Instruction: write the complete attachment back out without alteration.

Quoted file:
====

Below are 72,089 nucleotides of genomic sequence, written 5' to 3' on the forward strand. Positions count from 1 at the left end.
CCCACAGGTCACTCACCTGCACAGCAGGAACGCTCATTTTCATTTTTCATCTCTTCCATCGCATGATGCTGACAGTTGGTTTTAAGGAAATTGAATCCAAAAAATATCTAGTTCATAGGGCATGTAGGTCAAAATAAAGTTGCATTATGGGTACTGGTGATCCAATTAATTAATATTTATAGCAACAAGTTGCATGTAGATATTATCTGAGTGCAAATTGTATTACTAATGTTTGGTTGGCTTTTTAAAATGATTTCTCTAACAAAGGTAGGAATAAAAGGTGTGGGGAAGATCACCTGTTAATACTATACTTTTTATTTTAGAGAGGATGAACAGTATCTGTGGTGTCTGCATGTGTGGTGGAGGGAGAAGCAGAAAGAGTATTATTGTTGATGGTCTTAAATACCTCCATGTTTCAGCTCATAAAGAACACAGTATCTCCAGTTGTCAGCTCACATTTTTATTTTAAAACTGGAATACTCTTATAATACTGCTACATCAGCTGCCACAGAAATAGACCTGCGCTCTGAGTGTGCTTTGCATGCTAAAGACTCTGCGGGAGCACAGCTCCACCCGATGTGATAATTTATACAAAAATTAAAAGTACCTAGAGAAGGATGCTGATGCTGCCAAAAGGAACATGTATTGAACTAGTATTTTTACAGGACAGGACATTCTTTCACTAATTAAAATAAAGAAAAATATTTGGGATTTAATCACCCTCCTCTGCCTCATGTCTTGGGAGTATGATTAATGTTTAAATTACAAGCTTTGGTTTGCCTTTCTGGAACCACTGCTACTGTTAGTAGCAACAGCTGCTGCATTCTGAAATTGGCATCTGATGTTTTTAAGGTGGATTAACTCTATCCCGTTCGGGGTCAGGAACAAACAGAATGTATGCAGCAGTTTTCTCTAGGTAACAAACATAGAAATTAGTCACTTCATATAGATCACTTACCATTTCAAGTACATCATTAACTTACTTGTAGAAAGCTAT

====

Below are 72,089 nucleotides of genomic sequence, written 5' to 3' on the forward strand. Positions count from 1 at the left end.
CCCACAGGTCACTCACCTGCACAGCAGGAACGCTCATTTTCATTTTTCATCTCTTCCATCGCATGATGCTGACAGTTGGTTTTAAGGAAATTGAATCCAAAAAATATCTAGTTCATAGGGCATGTAGGTCAAAATAAAGTTGCATTATGGGTACTGGTGATCCAATTAATTAATATTTATAGCAACAAGTTGCATGTAGATATTATCTGAGTGCAAATTGTATTACTAATGTTTGGTTGGCTTTTTAAAATGATTTCTCTAACAAAGGTAGGAATAAAAGGTGTGGGGAAGATCACCTGTTAATACTATACTTTTTATTTTAGAGAGGATGAACAGTATCTGTGGTGTCTGCATGTGTGGTGGAGGGAGAAGCAGAAAGAGTATTATTGTTGATGGTCTTAAATACCTCCATGTTTCAGCTCATAAAGAACACAGTATCTCCAGTTGTCAGCTCACATTTTTATTTTAAAACTGGAATACTCTTATAATACTGCTACATCAGCTGCCACAGAAATAGACCTGCGCTCTGAGTGTGCTTTGCATGCTAAAGACTCTGCGGGAGCACAGCTCCACCCGATGTGATAATTTATACAAAAATTAAAAGTACCTAGAGAAGGATGCTGATGCTGCCAAAAGGAACATGTATTGAACTAGTATTTTTACAGGACAGGACATTCTTTCACTAATTAAAATAAAGAAAAATATTTGGGATTTAATCACCCTCCTCTGCCTCATGTCTTGGGAGTATGATTAATGTTTAAATTACAAGCTTTGGTTTGCCTTTCTGGAACCACTGCTACTGTTAGTAGCAACAGCTGCTGCATTCTGAAATTGGCATCTGATGTTTTTAAGGTGGATTAACTCTATCCCGTTCGGGGTCAGGAACAAACAGAATGTATGCAGCAGTTTTCTCTAGGTAACAAACATAGAAATTAGTCACTTCATATAGATCACTTACCATTTCAAGTACATCATTAACTTACTTGTAGAAAGCTAT